Dole cut for 900 who refused job or training

 

ALMOST 900 people have had their welfare benefits cut by up to €44 a week for refusing to take up reasonable job or training offers.

The number of people penalised under the measure, introduced last year, has climbed significantly over recent months.

About 500 people had their jobseekers’ payments reduced between January and June of this year. This compares to 372 for all of last year.

The so-called “work for dole” scheme is intended to encourage people to come off benefits and take up training or work placements to help them get back into the workforce.

The reduced payment rate is considered by officials to be a last resort following a period of “non-engagement” by a welfare recipient in an employment action plan, or refusing an “appropriate” offer of training by the Department of Social Protection or Fás.

The penalty rates for welfare payments differ depending on the size of the allowance.

While the top rate of jobseekers’ benefit may be cut from €188 to €144 (a €44 reduction), penalties are less for smaller benefits.

For example, a person on a jobseeker’s rate of €84.50 may have their benefit cut to €65 (a €19.50 reduction).

Under previous legislation the Government could suspend a jobseeker’s benefit altogether rather than reduce welfare rates. But in practice this was rarely done as it could leave people destitute.

According to Department of Social Protection briefing documents, the number of penalties applied began to climb after new measures were introduced, in the second quarter of this year, to enhance the consistent application of penalty rates nationally.

“This was achieved by developing and issuing revised operational instructions. In addition the department ran a one-day seminar for staff to clarify understanding and share best-practice,” one internal document states.

“This was attended by around 125 staff nationally who are integral to the information, policy and decision-making processes in relation to the application of penalty rates.”

In a separate development, hundreds of people who get rent supplement are due to receive letters warning that their benefit may be suspended.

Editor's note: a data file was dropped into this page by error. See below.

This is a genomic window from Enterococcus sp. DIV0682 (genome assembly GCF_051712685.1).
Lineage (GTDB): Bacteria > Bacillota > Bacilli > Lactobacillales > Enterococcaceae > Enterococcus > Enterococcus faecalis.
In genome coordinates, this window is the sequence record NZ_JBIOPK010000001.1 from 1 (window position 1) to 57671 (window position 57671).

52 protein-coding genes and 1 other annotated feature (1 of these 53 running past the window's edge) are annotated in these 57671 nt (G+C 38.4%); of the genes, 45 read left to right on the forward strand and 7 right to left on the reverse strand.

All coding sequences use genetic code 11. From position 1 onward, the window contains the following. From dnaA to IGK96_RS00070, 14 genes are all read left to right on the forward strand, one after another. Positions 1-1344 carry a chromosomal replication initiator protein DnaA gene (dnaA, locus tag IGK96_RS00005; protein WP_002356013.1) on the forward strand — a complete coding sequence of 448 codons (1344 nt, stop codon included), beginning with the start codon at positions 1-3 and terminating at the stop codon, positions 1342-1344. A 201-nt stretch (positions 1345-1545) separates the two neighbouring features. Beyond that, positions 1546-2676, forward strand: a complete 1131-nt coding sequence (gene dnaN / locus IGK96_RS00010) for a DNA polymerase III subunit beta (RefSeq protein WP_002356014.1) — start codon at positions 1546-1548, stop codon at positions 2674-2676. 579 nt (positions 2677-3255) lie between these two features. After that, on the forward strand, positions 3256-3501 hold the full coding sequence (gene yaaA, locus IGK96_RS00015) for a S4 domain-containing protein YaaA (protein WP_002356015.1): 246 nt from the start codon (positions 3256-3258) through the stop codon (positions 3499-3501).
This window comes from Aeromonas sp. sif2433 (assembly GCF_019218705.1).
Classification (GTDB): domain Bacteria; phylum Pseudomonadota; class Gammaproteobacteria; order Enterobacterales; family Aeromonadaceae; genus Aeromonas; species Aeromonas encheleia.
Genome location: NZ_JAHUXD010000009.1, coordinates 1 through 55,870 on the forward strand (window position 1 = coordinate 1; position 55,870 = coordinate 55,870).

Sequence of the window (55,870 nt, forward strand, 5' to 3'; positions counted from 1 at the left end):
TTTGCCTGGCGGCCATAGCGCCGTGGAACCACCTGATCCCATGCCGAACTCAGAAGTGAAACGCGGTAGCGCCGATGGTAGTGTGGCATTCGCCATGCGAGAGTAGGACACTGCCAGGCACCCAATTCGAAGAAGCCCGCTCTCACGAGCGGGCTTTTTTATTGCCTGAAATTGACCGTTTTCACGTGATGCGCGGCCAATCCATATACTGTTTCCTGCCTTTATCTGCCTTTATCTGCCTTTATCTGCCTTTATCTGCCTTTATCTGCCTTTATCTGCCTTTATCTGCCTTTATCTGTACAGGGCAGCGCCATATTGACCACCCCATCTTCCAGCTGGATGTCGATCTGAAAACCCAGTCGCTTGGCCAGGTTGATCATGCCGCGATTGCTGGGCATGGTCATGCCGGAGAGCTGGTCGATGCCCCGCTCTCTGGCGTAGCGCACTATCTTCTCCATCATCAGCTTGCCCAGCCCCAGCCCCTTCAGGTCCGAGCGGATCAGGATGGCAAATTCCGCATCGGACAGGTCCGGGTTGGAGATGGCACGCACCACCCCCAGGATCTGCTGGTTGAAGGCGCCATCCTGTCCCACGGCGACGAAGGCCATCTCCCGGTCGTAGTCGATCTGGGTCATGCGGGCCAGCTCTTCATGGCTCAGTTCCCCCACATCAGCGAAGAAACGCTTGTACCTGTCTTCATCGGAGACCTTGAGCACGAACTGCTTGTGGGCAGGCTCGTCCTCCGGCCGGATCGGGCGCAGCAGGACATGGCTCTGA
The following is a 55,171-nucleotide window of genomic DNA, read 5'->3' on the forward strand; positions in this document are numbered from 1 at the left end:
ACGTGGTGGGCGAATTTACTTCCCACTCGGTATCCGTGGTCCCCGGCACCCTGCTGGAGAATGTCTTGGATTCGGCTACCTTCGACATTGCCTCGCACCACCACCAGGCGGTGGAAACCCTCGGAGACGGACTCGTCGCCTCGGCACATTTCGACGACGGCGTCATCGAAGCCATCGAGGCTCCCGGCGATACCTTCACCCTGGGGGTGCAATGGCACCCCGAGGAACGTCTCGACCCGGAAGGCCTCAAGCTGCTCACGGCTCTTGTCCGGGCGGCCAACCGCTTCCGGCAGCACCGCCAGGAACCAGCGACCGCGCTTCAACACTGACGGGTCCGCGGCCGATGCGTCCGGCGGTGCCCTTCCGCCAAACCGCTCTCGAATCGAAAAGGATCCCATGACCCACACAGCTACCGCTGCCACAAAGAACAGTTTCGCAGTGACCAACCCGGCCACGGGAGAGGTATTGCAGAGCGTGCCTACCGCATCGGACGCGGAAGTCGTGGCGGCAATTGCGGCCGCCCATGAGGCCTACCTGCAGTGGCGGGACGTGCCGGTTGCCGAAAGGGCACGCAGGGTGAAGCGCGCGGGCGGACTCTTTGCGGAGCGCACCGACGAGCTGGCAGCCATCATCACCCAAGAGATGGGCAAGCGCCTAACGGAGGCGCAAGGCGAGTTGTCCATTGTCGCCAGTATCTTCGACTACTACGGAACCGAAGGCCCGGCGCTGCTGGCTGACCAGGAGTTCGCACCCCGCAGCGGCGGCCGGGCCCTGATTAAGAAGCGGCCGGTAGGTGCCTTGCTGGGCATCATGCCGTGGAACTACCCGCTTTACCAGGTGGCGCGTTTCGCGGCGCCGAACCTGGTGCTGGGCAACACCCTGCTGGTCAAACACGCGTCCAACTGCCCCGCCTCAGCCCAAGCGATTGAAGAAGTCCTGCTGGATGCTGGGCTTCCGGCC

This is because their landlords have not provided a tax reference number from the Revenue Commissioners. This aims to ensure that landlords declare rental income.

The department has an agreement to provide the Revenue Commissioners with details of all rent-supplement payments on an annual basis.

Latest figures indicate there is currently a compliance rate among landlords of about 96 per cent.

However, officials have identified about 3,500 cases over recent years in which rent supplement was paid to landlords who had not provided their tax details.

A department briefing note drafted in June states that officials were about to isolate about 1,700 of these cases – which date to before 2010 – to enforce compliance.

“The rent-supplement tenant will be made aware in advance of the possibility that their payment will be suspended arising from the failure of the landlord to provide the landlord tax reference number information,” an internal document states.

Once this process is complete, officials will target a further 1,800 cases that date from 2010 and 2011.

Documents note that a person may be paid rent supplement for 21 days in “exceptional cases” where they could not supply the landlord’s tax reference number.

“It should be stressed that this will only occur in exceptional cases, ie where homelessness would result,” it states.

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